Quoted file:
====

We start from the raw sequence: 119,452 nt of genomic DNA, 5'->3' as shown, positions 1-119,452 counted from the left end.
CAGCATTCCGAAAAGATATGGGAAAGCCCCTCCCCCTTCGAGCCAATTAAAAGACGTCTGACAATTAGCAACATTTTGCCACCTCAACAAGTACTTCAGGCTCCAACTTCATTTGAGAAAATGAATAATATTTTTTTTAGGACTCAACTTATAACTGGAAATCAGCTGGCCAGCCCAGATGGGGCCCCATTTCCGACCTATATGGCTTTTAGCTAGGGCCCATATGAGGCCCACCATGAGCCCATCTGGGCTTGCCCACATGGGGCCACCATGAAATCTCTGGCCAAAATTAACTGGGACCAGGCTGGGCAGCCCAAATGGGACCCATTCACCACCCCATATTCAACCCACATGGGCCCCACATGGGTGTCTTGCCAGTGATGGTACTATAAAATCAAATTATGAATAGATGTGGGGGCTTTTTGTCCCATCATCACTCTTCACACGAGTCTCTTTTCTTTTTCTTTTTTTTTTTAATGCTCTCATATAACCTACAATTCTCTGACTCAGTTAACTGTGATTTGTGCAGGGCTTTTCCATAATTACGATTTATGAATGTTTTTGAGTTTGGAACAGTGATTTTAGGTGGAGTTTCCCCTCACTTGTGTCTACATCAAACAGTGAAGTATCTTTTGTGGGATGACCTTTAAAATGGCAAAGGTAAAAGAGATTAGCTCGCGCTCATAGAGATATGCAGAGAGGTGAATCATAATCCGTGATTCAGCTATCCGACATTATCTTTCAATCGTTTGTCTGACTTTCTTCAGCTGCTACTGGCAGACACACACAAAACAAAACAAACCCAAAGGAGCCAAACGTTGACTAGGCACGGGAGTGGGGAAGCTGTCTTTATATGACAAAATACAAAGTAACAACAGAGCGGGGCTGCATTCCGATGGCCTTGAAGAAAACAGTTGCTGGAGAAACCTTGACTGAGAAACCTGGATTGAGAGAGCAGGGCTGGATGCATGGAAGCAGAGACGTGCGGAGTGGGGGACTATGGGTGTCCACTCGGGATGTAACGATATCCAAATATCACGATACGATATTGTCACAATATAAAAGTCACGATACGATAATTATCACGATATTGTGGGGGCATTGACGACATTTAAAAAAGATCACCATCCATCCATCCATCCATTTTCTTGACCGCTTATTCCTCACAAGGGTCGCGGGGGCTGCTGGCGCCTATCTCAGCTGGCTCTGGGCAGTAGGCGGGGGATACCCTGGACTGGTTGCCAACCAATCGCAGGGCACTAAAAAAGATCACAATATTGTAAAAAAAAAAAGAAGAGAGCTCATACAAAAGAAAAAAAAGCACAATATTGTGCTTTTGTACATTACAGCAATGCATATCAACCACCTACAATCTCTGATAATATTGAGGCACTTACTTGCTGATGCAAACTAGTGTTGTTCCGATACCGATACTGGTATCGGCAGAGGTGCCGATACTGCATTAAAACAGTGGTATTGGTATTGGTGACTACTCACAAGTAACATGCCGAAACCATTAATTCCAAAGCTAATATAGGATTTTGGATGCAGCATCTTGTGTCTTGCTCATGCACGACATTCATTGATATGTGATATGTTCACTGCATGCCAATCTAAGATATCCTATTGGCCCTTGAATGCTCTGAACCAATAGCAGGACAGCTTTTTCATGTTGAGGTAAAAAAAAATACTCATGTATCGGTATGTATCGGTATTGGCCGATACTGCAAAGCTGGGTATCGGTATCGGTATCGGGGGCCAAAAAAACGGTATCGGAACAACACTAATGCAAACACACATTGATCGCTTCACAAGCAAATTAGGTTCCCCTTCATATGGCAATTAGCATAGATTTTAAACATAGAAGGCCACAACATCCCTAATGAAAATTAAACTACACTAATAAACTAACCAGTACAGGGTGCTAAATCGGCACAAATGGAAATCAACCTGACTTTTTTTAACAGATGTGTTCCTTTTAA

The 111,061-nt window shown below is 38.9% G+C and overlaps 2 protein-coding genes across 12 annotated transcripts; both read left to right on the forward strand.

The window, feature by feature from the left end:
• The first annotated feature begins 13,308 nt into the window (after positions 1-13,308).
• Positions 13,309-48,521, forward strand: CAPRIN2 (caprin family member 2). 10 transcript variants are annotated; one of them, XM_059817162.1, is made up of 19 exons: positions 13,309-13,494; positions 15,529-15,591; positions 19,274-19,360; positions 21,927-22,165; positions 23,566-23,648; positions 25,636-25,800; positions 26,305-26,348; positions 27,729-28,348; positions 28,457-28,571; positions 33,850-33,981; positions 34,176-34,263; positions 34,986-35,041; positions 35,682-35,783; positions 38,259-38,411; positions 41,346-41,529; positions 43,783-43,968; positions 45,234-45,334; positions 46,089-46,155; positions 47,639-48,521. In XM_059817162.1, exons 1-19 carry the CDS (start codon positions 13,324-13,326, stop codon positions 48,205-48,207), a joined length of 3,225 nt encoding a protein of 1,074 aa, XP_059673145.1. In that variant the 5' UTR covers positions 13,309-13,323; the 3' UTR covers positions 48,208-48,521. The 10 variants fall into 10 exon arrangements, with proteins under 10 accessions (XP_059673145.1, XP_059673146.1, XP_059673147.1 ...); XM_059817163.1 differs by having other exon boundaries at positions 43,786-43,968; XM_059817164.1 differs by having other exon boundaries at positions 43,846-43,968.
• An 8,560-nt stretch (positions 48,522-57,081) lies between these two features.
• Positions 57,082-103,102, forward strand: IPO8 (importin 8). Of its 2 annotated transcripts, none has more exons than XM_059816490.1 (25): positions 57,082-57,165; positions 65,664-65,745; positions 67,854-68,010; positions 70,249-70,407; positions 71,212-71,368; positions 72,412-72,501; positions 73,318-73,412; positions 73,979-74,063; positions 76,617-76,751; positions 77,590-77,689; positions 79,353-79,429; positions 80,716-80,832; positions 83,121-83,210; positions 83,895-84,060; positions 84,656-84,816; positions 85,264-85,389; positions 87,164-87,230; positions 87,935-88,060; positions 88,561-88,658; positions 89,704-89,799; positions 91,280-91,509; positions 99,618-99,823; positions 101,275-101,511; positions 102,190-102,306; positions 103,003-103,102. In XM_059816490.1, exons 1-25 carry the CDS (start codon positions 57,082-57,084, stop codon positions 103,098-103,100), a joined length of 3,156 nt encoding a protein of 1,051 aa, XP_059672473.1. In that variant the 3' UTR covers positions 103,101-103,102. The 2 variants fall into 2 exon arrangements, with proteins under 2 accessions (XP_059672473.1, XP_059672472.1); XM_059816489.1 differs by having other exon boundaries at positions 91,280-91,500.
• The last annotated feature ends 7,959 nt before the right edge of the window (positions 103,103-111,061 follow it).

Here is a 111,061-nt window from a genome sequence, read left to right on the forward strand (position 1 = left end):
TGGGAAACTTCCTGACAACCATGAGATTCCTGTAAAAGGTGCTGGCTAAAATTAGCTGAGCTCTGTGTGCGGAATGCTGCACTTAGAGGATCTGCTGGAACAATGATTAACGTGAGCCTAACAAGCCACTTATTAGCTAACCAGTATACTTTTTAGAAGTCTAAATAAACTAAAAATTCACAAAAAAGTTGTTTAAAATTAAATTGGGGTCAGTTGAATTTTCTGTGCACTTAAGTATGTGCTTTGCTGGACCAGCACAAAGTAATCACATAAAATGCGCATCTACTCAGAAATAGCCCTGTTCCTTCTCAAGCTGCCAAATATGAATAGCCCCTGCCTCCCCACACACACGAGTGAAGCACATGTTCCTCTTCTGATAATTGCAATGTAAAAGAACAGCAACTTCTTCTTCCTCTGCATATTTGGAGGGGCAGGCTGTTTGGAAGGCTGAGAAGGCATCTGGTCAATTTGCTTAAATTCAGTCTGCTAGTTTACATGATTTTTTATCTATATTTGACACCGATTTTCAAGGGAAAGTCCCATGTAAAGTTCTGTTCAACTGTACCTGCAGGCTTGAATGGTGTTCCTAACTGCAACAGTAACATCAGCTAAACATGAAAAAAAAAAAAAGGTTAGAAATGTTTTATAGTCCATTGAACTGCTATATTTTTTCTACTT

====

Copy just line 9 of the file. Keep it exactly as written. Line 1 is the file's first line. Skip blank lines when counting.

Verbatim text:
• The last annotated feature ends 7,959 nt before the right edge of the window (positions 103,103-111,061 follow it).